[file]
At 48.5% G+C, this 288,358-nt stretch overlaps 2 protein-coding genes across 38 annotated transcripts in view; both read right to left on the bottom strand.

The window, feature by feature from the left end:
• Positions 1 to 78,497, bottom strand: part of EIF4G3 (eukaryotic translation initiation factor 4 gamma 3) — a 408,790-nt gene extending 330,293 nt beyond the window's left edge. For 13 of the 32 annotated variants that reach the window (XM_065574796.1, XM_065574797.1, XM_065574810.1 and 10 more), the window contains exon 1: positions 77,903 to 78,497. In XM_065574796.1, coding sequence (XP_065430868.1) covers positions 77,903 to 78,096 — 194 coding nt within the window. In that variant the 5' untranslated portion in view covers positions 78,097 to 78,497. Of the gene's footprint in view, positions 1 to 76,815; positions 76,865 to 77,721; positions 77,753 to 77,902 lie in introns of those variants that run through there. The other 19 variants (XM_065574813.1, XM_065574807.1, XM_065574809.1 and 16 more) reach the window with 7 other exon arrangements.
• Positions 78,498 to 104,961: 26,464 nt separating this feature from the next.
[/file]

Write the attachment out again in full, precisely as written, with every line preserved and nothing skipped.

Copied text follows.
At 48.5% G+C, this 288,358-nt stretch overlaps 2 protein-coding genes across 38 annotated transcripts in view; both read right to left on the bottom strand.

The window, feature by feature from the left end:
• Positions 1 to 78,497, bottom strand: part of EIF4G3 (eukaryotic translation initiation factor 4 gamma 3) — a 408,790-nt gene extending 330,293 nt beyond the window's left edge. For 13 of the 32 annotated variants that reach the window (XM_065574796.1, XM_065574797.1, XM_065574810.1 and 10 more), the window contains exon 1: positions 77,903 to 78,497. In XM_065574796.1, coding sequence (XP_065430868.1) covers positions 77,903 to 78,096 — 194 coding nt within the window. In that variant the 5' untranslated portion in view covers positions 78,097 to 78,497. Of the gene's footprint in view, positions 1 to 76,815; positions 76,865 to 77,721; positions 77,753 to 77,902 lie in introns of those variants that run through there. The other 19 variants (XM_065574813.1, XM_065574807.1, XM_065574809.1 and 16 more) reach the window with 7 other exon arrangements.
• Positions 78,498 to 104,961: 26,464 nt separating this feature from the next.